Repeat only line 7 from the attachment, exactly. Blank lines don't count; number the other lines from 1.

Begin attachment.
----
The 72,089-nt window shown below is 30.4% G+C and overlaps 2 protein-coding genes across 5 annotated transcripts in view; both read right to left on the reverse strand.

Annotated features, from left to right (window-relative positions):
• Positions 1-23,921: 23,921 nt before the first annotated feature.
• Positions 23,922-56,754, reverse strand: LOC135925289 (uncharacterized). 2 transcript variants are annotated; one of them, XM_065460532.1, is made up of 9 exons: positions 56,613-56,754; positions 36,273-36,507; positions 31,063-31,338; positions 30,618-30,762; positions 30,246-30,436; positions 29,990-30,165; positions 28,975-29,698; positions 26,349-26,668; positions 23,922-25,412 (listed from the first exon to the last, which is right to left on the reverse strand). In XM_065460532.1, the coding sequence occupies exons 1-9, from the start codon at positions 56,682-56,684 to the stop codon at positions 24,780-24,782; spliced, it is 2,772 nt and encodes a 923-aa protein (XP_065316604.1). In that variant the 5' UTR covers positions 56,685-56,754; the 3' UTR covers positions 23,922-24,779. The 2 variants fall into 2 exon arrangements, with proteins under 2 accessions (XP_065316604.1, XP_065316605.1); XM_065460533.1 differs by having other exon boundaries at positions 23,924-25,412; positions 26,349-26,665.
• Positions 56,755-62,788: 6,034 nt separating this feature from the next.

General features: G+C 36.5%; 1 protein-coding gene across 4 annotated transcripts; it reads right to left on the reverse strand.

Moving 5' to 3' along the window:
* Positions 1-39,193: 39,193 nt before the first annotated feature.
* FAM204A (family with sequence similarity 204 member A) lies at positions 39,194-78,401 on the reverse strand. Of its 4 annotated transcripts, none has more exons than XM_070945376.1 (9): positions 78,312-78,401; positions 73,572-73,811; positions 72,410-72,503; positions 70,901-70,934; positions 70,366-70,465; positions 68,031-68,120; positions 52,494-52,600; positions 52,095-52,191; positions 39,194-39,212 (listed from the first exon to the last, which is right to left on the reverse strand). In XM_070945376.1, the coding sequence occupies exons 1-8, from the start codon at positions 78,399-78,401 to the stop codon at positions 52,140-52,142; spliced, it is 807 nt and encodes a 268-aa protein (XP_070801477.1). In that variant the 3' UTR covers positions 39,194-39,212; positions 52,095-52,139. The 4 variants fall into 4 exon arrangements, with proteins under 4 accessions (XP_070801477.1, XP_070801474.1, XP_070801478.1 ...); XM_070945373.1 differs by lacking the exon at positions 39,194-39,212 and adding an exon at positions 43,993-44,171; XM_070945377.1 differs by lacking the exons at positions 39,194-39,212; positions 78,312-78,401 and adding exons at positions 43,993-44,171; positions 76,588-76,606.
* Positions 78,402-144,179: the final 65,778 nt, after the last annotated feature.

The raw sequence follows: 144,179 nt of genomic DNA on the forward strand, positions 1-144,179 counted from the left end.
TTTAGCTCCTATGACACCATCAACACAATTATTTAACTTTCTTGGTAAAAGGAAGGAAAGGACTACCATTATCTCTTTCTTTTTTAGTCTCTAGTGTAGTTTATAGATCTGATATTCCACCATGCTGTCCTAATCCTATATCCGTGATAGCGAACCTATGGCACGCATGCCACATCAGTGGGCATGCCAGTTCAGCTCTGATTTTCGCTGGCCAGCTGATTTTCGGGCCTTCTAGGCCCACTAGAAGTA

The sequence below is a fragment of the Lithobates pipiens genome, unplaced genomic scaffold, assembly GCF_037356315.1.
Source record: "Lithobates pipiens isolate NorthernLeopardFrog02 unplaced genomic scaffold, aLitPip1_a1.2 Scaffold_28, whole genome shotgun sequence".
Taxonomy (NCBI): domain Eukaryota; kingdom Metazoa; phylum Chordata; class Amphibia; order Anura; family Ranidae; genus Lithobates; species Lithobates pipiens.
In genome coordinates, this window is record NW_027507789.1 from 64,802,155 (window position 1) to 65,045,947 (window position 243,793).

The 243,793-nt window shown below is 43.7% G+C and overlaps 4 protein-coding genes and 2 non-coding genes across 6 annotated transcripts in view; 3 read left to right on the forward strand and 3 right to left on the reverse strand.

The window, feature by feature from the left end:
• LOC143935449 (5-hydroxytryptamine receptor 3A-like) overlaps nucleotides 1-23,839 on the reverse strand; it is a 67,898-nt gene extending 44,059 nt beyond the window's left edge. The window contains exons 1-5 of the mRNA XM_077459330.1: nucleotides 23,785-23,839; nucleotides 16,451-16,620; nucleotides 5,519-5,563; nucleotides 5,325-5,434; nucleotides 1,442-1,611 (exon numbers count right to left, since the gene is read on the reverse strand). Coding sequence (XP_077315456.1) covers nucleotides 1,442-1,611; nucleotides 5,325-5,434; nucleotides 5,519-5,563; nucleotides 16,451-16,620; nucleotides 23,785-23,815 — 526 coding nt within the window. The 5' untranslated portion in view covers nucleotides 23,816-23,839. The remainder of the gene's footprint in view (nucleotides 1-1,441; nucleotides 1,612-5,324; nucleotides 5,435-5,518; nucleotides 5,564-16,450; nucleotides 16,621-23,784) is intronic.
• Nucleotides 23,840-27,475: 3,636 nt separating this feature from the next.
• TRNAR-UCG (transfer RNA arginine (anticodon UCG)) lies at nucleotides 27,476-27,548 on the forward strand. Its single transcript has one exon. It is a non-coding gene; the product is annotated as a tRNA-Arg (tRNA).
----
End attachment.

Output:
Moving 5' to 3' along the window: